Oprah Winfrey will announce on Friday’s “The Oprah Winfrey Show” that she will end her talk show, said a spokesman for Winfrey’s Harpo Productions.
“Oprah will be ending her talk show,” Harpo spokesman Don Halcombe said Thursday. “She will be speaking about it on tomorrow’s live show.”
The show will air live from its Chicago, Illinois, studio at 9 a.m. CT (10 a.m. ET), he said.
The show will end on September 9, 2011, as its 25th season draws to a close, according to a letter from Harpo Inc. that President Tim Bennett addressed to partners and obtained by CNN affiliate WLS-TV.
“Tomorrow, Oprah will announce live on “The Oprah Winfrey Show” that she has decided to end what is arguably one of the most popular, influential and enduring programs in television history,” Bennett wrote.
The show has been the highest-rated talk show for 23 consecutive seasons, according to the Oprah.com site. It is seen by an estimated 42 million viewers a week in the United States and is broadcast to 145 countries.
The show had its origins in 1984, when Winfrey moved to Chicago to host WLS-TV’s morning talk show, “AM Chicago,” which became the No. 1 local talk show. The show surpassed ratings for “Donahue” one month after it began, the site said. Within a year, it had expanded to an hour-long format and been renamed “The Oprah Winfrey Show.” It entered national syndication in 1986.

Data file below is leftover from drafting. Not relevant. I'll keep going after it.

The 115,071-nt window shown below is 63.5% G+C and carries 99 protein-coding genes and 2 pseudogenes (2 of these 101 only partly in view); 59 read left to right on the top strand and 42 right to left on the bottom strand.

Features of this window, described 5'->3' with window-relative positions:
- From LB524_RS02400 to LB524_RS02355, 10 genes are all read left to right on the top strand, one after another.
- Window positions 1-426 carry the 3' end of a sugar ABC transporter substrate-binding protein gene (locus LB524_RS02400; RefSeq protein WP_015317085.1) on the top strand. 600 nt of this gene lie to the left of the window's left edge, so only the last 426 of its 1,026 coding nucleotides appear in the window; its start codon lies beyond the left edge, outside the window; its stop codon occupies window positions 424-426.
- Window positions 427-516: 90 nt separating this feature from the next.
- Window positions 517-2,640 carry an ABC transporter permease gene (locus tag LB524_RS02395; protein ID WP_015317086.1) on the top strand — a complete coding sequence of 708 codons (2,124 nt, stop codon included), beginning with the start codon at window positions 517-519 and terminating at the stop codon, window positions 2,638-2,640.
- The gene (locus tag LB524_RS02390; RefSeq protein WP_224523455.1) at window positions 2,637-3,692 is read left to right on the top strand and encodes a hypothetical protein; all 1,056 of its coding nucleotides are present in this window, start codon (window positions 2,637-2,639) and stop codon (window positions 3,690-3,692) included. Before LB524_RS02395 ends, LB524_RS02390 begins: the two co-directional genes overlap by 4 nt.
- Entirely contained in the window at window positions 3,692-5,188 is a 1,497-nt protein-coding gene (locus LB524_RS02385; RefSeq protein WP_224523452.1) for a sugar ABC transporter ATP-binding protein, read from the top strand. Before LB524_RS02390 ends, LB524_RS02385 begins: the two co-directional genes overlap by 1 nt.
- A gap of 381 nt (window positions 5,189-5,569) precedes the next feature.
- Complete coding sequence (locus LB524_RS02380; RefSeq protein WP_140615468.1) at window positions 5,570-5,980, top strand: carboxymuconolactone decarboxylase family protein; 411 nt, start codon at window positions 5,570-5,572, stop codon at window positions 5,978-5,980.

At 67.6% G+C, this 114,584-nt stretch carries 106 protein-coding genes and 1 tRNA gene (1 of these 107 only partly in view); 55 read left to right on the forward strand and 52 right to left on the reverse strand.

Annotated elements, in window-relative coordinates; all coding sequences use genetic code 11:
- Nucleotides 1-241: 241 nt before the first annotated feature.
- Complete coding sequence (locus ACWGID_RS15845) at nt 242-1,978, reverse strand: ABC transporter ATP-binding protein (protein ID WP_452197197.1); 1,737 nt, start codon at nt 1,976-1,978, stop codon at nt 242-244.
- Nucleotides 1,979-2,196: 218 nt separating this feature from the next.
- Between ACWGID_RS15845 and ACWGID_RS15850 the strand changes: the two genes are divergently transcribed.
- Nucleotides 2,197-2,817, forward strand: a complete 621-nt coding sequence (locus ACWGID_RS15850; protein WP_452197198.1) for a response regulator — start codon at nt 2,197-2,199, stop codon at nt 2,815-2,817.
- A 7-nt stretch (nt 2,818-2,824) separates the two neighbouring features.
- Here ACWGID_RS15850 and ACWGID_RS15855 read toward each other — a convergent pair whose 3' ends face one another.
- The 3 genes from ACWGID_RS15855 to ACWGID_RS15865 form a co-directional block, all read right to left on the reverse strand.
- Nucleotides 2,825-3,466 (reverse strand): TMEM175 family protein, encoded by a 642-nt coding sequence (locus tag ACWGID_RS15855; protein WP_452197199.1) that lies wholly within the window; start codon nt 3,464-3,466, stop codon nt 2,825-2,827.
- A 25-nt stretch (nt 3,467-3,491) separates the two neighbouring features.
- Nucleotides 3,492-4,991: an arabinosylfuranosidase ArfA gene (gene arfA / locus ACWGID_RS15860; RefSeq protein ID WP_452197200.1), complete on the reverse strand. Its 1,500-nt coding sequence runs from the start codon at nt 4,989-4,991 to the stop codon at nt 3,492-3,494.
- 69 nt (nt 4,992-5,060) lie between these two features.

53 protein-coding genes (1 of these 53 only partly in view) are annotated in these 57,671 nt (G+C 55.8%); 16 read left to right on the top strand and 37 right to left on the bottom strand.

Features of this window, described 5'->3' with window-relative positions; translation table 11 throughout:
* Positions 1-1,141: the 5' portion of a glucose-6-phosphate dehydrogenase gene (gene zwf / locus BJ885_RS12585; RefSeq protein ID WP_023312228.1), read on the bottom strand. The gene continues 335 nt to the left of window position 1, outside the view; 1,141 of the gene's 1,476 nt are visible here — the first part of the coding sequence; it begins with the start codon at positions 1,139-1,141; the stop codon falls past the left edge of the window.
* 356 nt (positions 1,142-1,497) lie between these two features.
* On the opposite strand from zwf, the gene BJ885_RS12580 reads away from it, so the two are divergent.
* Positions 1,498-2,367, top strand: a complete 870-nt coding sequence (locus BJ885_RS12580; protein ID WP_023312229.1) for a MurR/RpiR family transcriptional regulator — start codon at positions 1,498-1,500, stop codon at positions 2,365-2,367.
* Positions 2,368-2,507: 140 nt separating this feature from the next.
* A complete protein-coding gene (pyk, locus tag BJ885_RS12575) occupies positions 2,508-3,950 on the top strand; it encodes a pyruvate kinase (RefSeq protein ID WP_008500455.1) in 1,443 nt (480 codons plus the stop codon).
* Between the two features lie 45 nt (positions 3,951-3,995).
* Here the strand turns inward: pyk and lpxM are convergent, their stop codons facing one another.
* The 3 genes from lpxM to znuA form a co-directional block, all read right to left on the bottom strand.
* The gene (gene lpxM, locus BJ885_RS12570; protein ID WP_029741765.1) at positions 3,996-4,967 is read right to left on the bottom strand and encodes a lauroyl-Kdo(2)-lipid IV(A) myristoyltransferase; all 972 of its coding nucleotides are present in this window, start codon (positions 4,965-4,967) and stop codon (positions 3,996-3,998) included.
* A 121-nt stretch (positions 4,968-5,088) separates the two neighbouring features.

In August 2004, Winfrey signed an extension for the show to keep it on the air through 2011.
“I got a call from Oprah, and she told me that she is announcing that next year will be her last year,” talk show host Ellen DeGeneres told her audience Thursday. “It will be her 25th year, and she feels like it’s time for her to stop.
“I don’t think I could be here without her,” DeGeneres said. “I think she has blazed a trail. … She is an amazing woman. She will always be the queen of daytime television. … She is fantastic, and I love her and I wish her the best. She deserves to rest. She has worked really, really hard.”
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